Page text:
When it comes to using a new grooming product, our good intentions are promptly scuppered by poor application. How hard can it be, you may well ask, to misapply something as straightforward as a moisturiser or, indeed, a sunscreen? It turns out that most men use a lot less than the recommended amount, which is 2mg of product per square centimetre of exposed skin. That’s about four times more than you currently use. You could painstakingly measure out 2mg several times over or you could err on the side of caution and go HAM with the amount of product you use (don’t worry, a decent micronised formula won’t leave white streaks). Scrimping on sunscreen simply means you won’t get the kind of protection that’s advertised on the bottle.
When you apply a product is equally important. If you’ve purchased a chemical sunscreen, it will need time to react with your skin before it becomes active, so slather yourself in the stuff 20 minutes before you step outdoors. If you’ve purchased a mineral sunscreen, the kind that works like a physical shield by sitting on the surface of your skin, then there’s no need to wait.
Know your cut-off point
The necessity for regular shade breaks should be self-evident by now. But if your sun worship knows no limits, understand that your ability to tan has a cut-off point. In other words, your body will reach a point when it can’t produce any more melanin (the pigment responsible for your tan). Since you can’t deepen your colour, lying comatose on a sun lounger for another two hours will reap no further benefit, and may lead to more serious problems.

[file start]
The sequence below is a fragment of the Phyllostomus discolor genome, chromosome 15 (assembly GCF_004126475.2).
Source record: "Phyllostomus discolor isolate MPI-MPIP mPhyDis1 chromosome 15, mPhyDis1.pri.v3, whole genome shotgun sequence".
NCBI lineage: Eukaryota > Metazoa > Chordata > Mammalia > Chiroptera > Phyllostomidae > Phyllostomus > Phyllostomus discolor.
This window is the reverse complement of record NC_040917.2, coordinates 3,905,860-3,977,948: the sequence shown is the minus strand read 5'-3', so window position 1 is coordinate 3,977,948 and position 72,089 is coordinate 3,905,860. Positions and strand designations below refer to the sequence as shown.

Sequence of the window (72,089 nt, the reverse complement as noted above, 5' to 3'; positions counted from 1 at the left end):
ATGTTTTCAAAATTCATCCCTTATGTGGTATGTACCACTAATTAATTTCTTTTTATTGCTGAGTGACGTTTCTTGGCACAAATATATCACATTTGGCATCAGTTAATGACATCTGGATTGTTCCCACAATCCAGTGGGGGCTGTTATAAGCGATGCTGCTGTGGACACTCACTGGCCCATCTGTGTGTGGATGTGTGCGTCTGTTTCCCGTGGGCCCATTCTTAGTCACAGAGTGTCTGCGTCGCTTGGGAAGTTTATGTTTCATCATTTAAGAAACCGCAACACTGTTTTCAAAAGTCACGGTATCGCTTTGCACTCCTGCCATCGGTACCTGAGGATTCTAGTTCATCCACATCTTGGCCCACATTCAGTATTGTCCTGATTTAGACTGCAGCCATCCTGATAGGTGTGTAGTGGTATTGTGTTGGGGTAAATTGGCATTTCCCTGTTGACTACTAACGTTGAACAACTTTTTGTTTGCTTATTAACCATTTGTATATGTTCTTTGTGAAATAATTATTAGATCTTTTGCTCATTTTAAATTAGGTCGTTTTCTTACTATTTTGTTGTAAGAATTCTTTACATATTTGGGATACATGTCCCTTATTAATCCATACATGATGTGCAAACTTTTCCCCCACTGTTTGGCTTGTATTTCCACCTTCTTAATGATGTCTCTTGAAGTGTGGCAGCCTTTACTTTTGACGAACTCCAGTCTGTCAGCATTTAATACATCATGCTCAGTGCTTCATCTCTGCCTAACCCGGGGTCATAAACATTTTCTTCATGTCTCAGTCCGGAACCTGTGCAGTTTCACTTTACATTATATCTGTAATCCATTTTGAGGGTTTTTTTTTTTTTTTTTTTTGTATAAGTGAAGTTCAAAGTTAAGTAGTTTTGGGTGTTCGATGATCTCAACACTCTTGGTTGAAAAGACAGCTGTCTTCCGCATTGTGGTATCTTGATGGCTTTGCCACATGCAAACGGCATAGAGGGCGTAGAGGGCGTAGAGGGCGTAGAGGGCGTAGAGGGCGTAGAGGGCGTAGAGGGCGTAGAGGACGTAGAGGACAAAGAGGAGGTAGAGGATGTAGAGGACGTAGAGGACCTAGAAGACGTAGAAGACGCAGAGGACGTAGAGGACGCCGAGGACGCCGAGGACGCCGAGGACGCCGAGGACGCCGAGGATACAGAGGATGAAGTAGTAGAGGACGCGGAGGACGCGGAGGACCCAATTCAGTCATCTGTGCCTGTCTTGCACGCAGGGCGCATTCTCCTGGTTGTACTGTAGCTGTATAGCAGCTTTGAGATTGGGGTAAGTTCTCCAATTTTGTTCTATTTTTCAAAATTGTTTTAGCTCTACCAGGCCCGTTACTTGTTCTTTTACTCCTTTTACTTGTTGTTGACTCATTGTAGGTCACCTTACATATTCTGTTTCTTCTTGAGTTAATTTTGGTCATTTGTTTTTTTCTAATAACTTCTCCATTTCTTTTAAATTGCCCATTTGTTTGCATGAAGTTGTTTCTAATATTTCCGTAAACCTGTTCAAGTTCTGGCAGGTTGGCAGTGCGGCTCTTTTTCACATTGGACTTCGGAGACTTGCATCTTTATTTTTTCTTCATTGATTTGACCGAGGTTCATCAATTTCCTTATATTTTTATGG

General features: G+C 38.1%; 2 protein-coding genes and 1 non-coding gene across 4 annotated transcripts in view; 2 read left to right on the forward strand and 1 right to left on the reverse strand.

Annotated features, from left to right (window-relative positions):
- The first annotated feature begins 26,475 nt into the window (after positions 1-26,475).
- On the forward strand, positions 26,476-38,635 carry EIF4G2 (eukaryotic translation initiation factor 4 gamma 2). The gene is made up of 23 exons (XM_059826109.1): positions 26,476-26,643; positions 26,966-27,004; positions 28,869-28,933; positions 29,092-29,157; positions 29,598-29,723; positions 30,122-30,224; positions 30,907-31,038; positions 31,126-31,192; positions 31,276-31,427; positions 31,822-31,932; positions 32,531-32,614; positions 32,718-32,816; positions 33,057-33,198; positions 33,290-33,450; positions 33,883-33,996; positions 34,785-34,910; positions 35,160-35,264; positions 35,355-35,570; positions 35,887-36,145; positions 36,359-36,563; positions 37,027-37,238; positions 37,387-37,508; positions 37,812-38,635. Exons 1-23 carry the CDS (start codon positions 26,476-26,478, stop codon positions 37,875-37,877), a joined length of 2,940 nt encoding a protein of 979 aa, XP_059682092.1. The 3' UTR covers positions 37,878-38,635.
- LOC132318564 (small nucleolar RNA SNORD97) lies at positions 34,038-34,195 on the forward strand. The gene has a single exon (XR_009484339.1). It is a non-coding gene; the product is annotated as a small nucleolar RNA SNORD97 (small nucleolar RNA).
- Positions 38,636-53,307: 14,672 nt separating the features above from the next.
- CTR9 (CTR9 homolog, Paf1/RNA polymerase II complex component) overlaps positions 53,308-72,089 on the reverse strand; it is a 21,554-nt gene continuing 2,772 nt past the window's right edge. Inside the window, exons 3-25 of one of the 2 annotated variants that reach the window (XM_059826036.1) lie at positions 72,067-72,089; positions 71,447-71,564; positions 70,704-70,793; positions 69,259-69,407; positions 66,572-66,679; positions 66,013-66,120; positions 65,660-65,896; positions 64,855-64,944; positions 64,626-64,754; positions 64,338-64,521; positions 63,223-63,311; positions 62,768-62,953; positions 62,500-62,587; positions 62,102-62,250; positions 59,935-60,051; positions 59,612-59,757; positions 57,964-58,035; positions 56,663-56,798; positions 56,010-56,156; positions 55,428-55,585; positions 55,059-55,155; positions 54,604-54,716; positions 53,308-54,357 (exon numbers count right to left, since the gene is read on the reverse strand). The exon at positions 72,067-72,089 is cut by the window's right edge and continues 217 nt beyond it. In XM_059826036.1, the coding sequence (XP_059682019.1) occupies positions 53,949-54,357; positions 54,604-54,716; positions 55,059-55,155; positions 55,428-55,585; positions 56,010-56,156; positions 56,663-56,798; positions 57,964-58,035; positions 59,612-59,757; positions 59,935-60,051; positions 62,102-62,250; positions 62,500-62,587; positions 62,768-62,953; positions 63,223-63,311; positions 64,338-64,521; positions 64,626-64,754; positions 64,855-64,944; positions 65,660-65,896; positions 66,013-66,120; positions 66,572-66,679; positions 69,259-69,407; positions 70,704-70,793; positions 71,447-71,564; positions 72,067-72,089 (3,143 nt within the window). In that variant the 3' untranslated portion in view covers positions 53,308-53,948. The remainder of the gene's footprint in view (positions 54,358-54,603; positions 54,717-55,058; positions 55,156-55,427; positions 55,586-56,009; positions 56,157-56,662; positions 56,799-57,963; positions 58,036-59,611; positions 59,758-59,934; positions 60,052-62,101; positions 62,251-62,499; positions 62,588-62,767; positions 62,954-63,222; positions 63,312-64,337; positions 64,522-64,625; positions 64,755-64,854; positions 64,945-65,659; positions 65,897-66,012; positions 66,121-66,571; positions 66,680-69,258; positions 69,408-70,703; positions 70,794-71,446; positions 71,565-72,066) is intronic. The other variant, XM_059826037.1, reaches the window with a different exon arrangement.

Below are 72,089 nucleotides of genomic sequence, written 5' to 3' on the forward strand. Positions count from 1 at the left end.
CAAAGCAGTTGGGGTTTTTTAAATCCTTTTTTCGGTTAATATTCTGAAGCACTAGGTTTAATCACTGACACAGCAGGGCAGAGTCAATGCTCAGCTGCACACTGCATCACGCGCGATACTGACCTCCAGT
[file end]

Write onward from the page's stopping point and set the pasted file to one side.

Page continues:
The bad news is that melanin reproduction isn’t instant. The body needs a good two days of sun abstinence in order to replenish 100 per cent of its stores. The moral of the story is this: don’t try to get your tan all at once. Instead, enjoy one afternoon of tanning followed by two days off. To reinforce this strategy, it’s worth pointing out that your ability to produce vitamin D also has a ceiling. If you pass the tipping point, you actively deplete vitamin D levels rather than raise them.
Boost your tan?
In addition to sunscreens and aftersuns, tan accelerators and oral supplements have made their way into the summer skincare arsenal. Tan accelerators, which should never be used as an alternative to a sunscreen, are supposed to work by stimulating the production of melanin in order to deepen or prolong a tan. Most of these products contain tyrosine, an amino acid that’s involved in the production of melanin. While tyrosine does play a pivotal role in the tanning process, the American Cancer Society says the evidence for accelerators doesn’t stack up and many remain unapproved by the FDA.
Tanning pills, which contain carotenoids (pigments that range in colour from red to yellow) along with a food colourant called canthaxanthin, are also popular. These pills do work, though not always as you will want. It should come as no surprise that these are the same ingredients that are used to make tomato and barbecue sauces as red as possible. If you want to deepen or fake your tan, ditch the pills and turn to a self-administered bronzing gel or tinted moisturiser for a more plausible hue.